Henman: Winning not the Wimbledon priority for Murray

Winning is immaterial for Andy Murray at Wimbledon this year, according to former British No.1 Tim Henman, as the Scot faces a race against time to be fit to return to SW19.

The Scot, 31, played his first competitive match since his quarter-final defeat to Sam Querrey at The Championships 12 months ago at Queen’s after a lengthy hip problem.

Rehab throughout the back end of 2017 wasn’t enough for the former world number one with Murray going under the knife at the beginning of this year.

Murray, who won Wimbledon in 2013 and 2015, made his playing return with a 2-6 7-6 7-5 defeat to Nick Kyrgios and is yet to confirm if he’ll be at the All England Club this year.

And after such a long period out of the game, Henman believes completing a competitive return to the sport would be a success for the three-time major winner.

“I think the results are completely irrelevant, it’s about him being able to get back on the match court and be able to compete,” said Henman.

“I think the fact that he said he wanted to be 100 per cent fit and healthy, or as close as possible, before he returned to the match court is a good thing.

“He hasn’t rushed it, he’s been out for such a long time, and he’s going to see how long it takes. If he can do that physically there’s no doubt mentally and technically he’s still one of the best in the world.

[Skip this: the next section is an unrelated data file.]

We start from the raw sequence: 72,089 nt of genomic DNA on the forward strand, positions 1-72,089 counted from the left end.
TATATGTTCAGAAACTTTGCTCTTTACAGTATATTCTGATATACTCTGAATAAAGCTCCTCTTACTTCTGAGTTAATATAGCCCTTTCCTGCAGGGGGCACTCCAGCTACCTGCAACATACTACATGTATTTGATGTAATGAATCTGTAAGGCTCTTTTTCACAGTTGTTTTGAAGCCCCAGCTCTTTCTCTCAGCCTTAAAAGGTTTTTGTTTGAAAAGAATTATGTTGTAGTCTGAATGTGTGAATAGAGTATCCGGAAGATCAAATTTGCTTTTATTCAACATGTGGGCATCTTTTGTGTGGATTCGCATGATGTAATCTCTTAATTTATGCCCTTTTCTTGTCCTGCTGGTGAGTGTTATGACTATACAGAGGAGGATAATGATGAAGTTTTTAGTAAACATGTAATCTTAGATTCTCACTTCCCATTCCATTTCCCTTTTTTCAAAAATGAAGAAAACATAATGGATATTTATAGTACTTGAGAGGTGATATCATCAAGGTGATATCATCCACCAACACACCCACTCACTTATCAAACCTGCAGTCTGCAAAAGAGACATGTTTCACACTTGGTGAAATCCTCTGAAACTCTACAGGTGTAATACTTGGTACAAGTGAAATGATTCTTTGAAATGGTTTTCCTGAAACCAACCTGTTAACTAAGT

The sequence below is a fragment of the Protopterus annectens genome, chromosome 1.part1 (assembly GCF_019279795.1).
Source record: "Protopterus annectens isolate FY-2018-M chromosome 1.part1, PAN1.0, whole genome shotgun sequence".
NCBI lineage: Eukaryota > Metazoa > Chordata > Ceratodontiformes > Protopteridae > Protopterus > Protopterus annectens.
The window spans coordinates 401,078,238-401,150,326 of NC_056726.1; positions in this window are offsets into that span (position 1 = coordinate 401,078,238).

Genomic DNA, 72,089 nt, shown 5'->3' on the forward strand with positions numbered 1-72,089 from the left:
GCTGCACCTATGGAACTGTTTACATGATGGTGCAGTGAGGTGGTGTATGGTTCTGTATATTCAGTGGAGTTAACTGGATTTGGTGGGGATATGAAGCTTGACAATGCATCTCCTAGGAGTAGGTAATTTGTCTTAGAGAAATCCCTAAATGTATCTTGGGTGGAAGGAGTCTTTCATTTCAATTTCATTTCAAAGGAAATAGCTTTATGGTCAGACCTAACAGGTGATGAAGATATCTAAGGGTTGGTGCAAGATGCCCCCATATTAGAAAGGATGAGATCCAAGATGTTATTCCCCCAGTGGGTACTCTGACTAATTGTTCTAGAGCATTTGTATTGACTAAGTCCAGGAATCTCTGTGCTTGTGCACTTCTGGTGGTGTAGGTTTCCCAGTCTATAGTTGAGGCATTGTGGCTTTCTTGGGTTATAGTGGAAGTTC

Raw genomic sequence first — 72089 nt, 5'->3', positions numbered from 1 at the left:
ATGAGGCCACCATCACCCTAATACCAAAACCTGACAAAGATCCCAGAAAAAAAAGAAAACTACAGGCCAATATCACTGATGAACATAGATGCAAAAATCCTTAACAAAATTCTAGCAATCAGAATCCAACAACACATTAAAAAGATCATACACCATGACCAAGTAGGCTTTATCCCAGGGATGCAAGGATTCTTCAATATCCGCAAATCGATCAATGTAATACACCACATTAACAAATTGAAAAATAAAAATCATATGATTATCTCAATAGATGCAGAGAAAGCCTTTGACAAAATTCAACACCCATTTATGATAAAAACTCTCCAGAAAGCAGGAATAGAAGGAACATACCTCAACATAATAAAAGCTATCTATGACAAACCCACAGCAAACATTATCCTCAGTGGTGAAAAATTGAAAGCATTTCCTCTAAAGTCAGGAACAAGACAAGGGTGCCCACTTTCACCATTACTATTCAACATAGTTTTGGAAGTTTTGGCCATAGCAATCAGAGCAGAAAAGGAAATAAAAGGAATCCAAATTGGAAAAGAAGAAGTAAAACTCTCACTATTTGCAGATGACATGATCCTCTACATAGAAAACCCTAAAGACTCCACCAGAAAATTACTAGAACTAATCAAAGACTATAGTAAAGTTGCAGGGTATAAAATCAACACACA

“It’s obviously a concern because of the gap since he played the quarter-finals at Wimbledon so it shows the severity of his injury that he hasn’t been able to play.

“He had a long period of rehabilitation and ended up having to have surgery at the beginning of this year, it’s been very frustrating for him.

“I’ve seen him quite a lot at Wimbledon doing his rehab, he’s been back practicing and its step by step. It’s a long time to be away from the game when you’re out for 10 or 11 months.”

Henman was speaking at the 2018 Jaguar Championships at David Lloyd Royal Berkshire, the winners of which won fantastic prizes including Wimbledon Centre Court tickets.

The competition saw 1,668 players from 417 teams compete with the finals taking place at David Lloyd Royal Berkshire on June 9 and 10.

With Murray struggling for fitness, Kyle Edmund has taken on the mantel of British number one after reaching the semi-final of the Australian Open in January.

And after a mixed clay court season, which saw him reach the final in Marrakesh before losing in the third round of the French Open, Edmund turns his attentions to grass.

The 23-year-old was knocked out in just the second round at Wimbledon last year but Henman is confident he can thrive under the additional scrutiny this time around.

“Kyle has a very good level head and a good team around him, the extra spotlight as there will be definitely be at Wimbledon I don’t think will faze him,” he added.

“In Australia he won two or three five setters, those make the difference. I think that’s maturing and the mental strength and fortitude he has is certainly a big part of why he’s playing good tennis.

“He’s been through the process for a few years now and I don’t think there will be any problems for him. When you look at the way he’s played in Davis Cup, he’s had some great matches.

“I think he enjoys the atmosphere, obviously on the biggest stage at Melbourne he played very well to get to the semi-finals all those experiences will help Kyle during the grass court season.”

Tim Henman was speaking at The Jaguar Championships as part of Jaguar’s partnership with David Lloyd Clubs. Visit to find out more about the F-PACE, the Official Car of The Championships, Wimbledon

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